SSAB, Sweden: Make work pay – make work attractive
SSAB is a major steel company in Sweden. For over ten years, a profit-sharing scheme has been in operation in the company, whereby profit above the goals set by the board is shared among employees. All employees receive the same amount. The shared profit can either be taken in cash or be paid into a pension fund.
SSAB is a leading producer of high-strength sheet steel and steel plate. The company was formed as a merger of several Swedish steel mills during a crisis in the steel industry in 1978. SSAB consists of a headquarters company and four subsidiary companies. The SSAB group has developed from a standard steel producer into a producer of more specialised steel products. The group has an income of almost 2.7 billion euro and has 8,400 employees worldwide, with 8,000 in Sweden.
SSAB is listed on the Stockholm stock exchange. Industrial relations are cooperative. SSAB is a member of the steel industry employer organisation and union density is high: 90% for blue-collar employees and 80% for white-collar employees. The economic performance of the company is highly dependent on the world market.
Description of the initiative
The profit-sharing scheme in SSAB was introduced in 1994, as an initiative by the management. The view of the management was that employees should be rewarded when the company is profitable. It was also expected that a profit-sharing scheme would contribute to company morale and loyalty.
The part of the profit that is shared among the employees is based both on a calculation and on a decision by the company board of directors. The calculation is based on the profit goals set by the board on company capital and on total capital. When these goals are met, a portion of the remaining profit is set aside for the employees. There is an upper limit, calculated on a per employee basis. The maximum profit per employee has, for some years, been 2,580 euro but in 2006 was raised to 3,225 euro.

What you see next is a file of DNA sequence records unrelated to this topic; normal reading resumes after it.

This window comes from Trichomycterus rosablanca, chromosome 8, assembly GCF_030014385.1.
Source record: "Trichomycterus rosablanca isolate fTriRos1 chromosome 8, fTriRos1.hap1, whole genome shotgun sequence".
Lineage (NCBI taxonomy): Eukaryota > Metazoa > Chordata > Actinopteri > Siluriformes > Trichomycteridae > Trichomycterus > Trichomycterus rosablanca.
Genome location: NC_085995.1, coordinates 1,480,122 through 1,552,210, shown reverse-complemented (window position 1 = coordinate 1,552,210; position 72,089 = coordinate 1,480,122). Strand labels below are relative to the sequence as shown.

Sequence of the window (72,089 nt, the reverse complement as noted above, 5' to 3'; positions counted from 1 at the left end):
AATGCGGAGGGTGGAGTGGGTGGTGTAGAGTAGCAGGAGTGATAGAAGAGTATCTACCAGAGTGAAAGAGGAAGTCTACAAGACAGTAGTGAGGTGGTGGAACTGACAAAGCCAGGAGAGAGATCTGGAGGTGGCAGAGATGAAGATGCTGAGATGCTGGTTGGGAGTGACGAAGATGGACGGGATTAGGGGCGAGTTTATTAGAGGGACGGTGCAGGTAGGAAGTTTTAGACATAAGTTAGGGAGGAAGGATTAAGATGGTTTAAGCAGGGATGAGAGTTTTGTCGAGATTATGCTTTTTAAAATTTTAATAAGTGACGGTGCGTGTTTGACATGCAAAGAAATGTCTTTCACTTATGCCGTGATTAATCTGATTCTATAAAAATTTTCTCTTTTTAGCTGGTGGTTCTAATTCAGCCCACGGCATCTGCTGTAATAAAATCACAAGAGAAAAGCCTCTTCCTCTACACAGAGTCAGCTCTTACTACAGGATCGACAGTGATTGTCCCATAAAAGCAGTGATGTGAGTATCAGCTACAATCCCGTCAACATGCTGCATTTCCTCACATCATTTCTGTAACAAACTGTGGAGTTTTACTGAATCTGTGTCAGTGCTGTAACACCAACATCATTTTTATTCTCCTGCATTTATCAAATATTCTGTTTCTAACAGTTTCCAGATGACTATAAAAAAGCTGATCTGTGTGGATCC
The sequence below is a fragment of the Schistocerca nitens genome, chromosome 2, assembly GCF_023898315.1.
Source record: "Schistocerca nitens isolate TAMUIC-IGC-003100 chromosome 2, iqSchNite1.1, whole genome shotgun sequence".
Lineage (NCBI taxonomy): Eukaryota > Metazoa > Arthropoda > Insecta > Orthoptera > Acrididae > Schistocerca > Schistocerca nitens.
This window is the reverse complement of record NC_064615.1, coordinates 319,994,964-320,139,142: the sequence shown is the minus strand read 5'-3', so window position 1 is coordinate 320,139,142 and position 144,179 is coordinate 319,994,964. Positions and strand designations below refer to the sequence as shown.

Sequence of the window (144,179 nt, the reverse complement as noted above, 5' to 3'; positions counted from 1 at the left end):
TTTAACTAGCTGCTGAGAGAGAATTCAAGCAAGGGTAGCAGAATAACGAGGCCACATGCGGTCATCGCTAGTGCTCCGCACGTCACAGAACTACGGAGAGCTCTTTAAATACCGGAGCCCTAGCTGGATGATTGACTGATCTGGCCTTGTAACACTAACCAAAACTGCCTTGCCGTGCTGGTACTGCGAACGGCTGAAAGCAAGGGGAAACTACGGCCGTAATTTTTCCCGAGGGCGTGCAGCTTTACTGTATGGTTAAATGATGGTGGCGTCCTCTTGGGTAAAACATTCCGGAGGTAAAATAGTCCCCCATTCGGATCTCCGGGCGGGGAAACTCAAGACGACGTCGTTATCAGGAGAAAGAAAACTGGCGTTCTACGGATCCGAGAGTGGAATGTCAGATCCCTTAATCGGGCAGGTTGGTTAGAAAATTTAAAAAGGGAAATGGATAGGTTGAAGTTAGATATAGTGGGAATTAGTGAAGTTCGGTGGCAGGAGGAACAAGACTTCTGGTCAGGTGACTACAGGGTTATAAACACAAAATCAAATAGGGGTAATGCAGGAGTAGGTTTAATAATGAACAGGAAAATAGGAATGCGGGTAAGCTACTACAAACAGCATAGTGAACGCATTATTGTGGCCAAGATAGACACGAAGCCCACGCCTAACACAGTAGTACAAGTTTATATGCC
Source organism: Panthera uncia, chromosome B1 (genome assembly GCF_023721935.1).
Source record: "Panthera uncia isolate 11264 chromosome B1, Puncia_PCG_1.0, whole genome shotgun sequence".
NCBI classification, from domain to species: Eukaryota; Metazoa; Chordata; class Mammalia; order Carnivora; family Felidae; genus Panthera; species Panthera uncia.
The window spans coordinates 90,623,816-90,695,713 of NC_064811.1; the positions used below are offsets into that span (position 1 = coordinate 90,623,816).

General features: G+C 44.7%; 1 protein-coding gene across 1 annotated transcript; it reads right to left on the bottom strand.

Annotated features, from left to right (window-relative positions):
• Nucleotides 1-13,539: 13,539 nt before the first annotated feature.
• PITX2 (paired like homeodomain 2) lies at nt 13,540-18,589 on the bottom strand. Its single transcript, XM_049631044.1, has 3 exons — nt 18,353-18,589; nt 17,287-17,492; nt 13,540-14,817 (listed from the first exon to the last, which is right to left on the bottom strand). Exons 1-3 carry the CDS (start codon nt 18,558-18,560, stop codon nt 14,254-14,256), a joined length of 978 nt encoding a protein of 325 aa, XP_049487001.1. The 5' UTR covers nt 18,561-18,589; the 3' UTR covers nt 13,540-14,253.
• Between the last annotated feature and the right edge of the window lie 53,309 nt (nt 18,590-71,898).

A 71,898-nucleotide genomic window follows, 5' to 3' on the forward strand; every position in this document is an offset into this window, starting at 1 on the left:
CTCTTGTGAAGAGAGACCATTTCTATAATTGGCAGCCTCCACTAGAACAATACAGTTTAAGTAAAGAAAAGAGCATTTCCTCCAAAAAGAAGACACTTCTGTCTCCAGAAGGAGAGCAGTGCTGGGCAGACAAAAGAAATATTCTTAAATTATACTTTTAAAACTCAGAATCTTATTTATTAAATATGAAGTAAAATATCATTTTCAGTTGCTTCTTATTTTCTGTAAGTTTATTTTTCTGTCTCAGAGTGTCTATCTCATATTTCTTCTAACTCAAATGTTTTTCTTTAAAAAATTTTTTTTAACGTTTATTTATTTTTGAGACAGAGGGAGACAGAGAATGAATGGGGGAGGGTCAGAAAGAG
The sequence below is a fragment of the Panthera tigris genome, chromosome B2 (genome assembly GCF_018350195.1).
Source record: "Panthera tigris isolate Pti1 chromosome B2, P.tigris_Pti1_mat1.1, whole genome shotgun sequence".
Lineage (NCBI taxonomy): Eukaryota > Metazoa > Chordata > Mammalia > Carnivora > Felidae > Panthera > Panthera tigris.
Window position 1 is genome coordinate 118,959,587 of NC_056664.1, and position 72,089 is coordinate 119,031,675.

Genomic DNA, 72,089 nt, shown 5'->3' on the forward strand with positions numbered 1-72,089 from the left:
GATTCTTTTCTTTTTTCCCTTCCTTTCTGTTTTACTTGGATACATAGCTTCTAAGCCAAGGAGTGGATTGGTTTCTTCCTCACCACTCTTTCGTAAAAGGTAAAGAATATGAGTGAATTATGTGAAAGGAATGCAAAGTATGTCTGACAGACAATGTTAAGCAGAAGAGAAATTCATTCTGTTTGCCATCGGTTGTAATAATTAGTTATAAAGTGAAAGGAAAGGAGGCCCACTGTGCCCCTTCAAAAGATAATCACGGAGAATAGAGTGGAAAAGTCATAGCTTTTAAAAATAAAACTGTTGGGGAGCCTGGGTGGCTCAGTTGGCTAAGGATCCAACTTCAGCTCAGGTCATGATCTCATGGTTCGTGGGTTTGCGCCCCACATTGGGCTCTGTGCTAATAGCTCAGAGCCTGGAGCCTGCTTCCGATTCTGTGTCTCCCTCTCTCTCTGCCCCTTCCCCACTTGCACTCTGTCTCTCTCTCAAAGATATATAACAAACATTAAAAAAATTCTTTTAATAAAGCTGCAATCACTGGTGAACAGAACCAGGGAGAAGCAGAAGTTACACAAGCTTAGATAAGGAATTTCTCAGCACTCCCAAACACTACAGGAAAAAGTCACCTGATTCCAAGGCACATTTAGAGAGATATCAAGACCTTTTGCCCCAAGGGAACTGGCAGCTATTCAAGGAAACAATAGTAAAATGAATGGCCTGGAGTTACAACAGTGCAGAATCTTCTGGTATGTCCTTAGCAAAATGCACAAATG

The sum set aside for profit-sharing is paid into a fund and invested in prime shares (including SSAB shares). After three-and-a-half years, the money is paid to the eligible employees.
Eligible employees are employees who are in permanent employment and are still with the company at the time of the shareholders’ annual meeting the year after the profit was made. All permanent employees receive the same amount. Part-time permanent employees get a share of the profit in relation to their working time.
The reason for the delay in paying the profit-share has to do with the Swedish tax system. By delaying the pay-out, wage tax is reduced by about 10%.
The money set aside for profit-sharing is invested in public shares including SSAB shares. This is done by a board of six persons, two nominated by management and four nominated by the local trades unions. This practice means that the actual sum paid to the employees differs from the sum originally set aside for the purpose.
The employees can receive their share of the profit in cash as an ‘extra salary’ or they can invest it in a personal pension fund. If the money is placed in a pension fund, the tax is postponed until they retire. It is not known how many employees take their share in cash and how many put it in a pension fund. This is a choice made by each employee every year.